Fiction trove

Matt Nesvisky reviews a stash of new books and finds some gems.

Peter Matthiessen (photo credit: LINDA GIRVIN / RIVERHEAD BOOKS)
Peter Matthiessen
PETER MATTHIESSEN, a widely admired American writer, died at age 86 in April this year just a few days after the publication of “In Paradise.” The novel capped a lengthy career that included the co-founding of the literary journal The Paris Review and the publication of numerous prize-winning works of fiction and non-fiction, perhaps most notably “At Play in the Fields of the Lord” (1965) and “The Snow Leopard” (1978).
In addition to writing, Matthiessen was an environmentalist and Zen instructor (and for a few years a CIA agent). As part of a lifelong exploration of the nature of good and evil, Matthiessen participated in three international Zen retreats and seminars held at Auschwitz. It is just such a gathering, organized by an ex-Orthodox, ex-hippie Jew-Buddhist called Ben Lama that serves as the setting, in 1996, for “In Paradise.”
Matthiessen’s central character is David Clements Olin (né Olinsky), a middle-aged and melancholy American poet and professor of Slavic literature. Olin is not a registered member of the retreat, but an interested if uncommitted and non-religious onlooker.
He’s come to Poland to do research on the Auschwitz memoirist Tadeusz Borowski (“This Way for the Gas, Ladies and Gentlemen”), to learn more about his own forebears, who were from the nearby town of Oswiecim, and perhaps to gain some insight into the Holocaust. In the course of these pursuits he interacts with many of the retreat participants, who include a rabbi, several Catholic clergy, an Israeli skeptic, a Palestinian youth, camp survivors, children of Nazi war criminals, and various forms of what we might simply call Holocaust hangers-on. Just to complicate matters further, Olin finds himself increasingly drawn to a young Catholic novice who despite herself seems to reciprocate his romantic interest.
If all this sounds like a bulging suitcase of a novel, even if it is a novel as brisk and compact as this one, you are right. But for all of its crammed and often unresolved contents, the whole is held together by absolutely beautiful writing and by a sustained, controlled tone at once sincere and skeptical.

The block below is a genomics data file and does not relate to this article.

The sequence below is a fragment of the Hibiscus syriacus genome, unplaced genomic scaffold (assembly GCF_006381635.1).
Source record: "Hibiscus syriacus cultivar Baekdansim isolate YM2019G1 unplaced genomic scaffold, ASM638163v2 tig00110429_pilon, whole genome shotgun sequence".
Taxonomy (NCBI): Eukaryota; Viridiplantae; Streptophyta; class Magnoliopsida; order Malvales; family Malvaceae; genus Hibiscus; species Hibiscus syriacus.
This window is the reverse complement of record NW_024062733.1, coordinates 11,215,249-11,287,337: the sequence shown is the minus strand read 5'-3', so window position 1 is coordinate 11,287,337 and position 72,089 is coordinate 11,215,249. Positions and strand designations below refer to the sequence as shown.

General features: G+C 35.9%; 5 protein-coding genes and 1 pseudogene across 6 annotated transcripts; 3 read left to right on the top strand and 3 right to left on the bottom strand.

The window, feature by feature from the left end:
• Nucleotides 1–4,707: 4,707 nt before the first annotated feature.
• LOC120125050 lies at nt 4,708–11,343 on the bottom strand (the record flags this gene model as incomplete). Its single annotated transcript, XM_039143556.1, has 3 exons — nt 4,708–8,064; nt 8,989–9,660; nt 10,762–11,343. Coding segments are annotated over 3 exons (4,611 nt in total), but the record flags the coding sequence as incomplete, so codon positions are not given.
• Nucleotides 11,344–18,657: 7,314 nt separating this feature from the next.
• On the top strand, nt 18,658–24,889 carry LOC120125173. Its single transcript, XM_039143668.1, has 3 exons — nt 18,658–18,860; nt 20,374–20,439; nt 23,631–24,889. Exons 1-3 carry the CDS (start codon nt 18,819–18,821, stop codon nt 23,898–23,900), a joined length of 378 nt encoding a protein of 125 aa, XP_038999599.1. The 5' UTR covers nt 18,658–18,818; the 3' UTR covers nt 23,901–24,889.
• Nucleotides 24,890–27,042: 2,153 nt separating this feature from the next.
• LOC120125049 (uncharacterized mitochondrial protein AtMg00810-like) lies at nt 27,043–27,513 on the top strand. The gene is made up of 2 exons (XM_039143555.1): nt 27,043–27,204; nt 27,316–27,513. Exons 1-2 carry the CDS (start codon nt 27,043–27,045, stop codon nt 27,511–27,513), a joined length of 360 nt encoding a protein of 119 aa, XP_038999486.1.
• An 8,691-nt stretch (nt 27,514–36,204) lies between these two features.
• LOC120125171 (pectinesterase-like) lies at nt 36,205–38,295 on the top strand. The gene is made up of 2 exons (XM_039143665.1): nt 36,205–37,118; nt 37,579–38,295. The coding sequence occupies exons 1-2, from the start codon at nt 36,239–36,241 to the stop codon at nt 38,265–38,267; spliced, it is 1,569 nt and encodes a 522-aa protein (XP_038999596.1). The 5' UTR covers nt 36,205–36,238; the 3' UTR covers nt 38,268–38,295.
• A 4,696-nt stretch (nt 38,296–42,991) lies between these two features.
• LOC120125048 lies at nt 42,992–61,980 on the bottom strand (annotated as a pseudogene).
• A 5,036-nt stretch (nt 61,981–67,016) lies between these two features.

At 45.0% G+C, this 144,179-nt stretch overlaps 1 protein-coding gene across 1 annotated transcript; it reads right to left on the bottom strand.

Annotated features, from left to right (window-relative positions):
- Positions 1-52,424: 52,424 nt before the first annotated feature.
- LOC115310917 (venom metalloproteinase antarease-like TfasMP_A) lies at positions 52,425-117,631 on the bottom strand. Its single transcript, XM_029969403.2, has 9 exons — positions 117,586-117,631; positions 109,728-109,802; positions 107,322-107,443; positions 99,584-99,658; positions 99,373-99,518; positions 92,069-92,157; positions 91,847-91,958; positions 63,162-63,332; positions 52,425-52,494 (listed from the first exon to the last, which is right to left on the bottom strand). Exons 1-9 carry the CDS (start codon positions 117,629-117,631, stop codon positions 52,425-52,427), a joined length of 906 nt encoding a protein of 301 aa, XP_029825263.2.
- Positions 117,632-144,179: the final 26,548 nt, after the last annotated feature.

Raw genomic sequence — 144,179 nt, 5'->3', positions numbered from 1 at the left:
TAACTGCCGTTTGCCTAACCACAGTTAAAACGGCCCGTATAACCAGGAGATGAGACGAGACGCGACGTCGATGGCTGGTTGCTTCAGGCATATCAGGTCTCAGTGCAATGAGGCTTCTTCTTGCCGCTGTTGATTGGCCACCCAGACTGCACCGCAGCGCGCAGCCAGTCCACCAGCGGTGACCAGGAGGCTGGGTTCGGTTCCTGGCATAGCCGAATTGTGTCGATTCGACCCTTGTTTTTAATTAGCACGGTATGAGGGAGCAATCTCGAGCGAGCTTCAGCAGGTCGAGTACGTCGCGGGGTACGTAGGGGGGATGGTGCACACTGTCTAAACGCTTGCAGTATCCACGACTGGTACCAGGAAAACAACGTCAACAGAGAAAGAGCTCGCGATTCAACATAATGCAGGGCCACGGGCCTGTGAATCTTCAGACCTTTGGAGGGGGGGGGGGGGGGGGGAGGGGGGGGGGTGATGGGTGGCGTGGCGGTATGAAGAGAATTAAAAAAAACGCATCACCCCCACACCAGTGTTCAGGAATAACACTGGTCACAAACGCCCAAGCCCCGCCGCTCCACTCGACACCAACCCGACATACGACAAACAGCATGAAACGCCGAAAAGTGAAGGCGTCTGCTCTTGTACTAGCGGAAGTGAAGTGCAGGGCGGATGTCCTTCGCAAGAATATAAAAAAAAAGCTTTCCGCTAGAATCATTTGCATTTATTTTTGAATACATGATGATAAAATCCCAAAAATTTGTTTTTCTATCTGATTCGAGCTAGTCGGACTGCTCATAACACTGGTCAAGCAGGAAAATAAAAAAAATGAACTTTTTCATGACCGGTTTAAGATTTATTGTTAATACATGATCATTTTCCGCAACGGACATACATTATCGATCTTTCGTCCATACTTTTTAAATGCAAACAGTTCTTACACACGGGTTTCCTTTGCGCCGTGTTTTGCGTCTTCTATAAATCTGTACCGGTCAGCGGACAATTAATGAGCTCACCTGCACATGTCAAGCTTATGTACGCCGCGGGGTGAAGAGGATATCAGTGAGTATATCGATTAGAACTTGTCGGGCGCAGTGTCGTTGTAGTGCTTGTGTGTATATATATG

A sample: “As for ‘bearing witness,’ the term strikes his ear as anachronistic and over-earnest. Excepting the few elderly survivors among them, what meaningful witness can any of them bear so many years after the fact? Witness to what, exactly? The emptiness? That silence? What can they hope to offer besides prayer in belated atonement for the guilt of absence, of having failed to share in unimaginable sufferings? Or hope to experience in this dead place beyond unearned gratification or shallow spiritual ambition? Their mission here, however well-intended, is little more than a wave of parting to a ghostly horror already withdrawing into myth.”
By any description, “In Paradise” shouldn’t work; in précis it might even sound off-putting or offensive. In its totality, however, it is deeply thoughtful and moving.
Peter Matthiessen was some writer.
BORIS FISHMAN’S debut novel, “A Replacement Life,” arrived amid a major publicity blitz, pre-publication endorsements from the likes of Joyce Carol Oates, Jim Harrison and Walter Kirn, comparisons with Malamud, Bellow and Roth, and a front-page rave in The New York Times Book Review. To my shock and awe, for once the hype was justified. “A Replacement Life” is an amazingly accomplished first novel.
Fishman tells the absorbing story of Slava Gelman, who like the author was born in Belarus and raised in the ex-Soviet satellite state of Brooklyn. Slava, who works at a tony Manhattan magazine, is pressured by his grandfather to write for him an application letter for Holocaust restitution from the German government. Problem is, Grandpa had managed to flee eastwards from Minsk and never suffered at the hands of the Nazis.
No matter. Slava forges a terrific biography and a convincing appeal. Word of the successful forgery gets around the Jewish émigré conclave in Brooklyn and beyond. Soon Slava is inundated with requests for similar epistolary services, the phonier the better.
Slava knows he’s doing wrong but can’t refuse the poor aged wretches who seek his help.
It’s a great premise and it’s fleshed out with both humor and pathos, and with a fascinating cast of boisterous characters. Indeed, like the No. 6 subway train at rush hour, “A Replacement Life” arguably has too many characters; amid everything else Slava is involved in two simultaneous romantic entanglements.
But Fishman is a pretty skilled juggler. Best of all is Fishman’s prose style, which in every paragraph shows the honed observational wit of a Sam Lipsyte or a Martin Amis: “Mailbox-sized packs of saltines and tuna-can skyscrapers peered from dusty cupboards – complimentary provisions from the local synagogue. The same dreck piled in Grandfather’s cabinets, only his home nurses made Ukrainian magic from it. On Israel’s wall was a pharmacy calendar, a bottle of Lipitor reclining suggestively in place of a supermodel. There were four identical calendars from other Russian pharmacies neatly stacked underneath, as if Israel were going to do the year over.”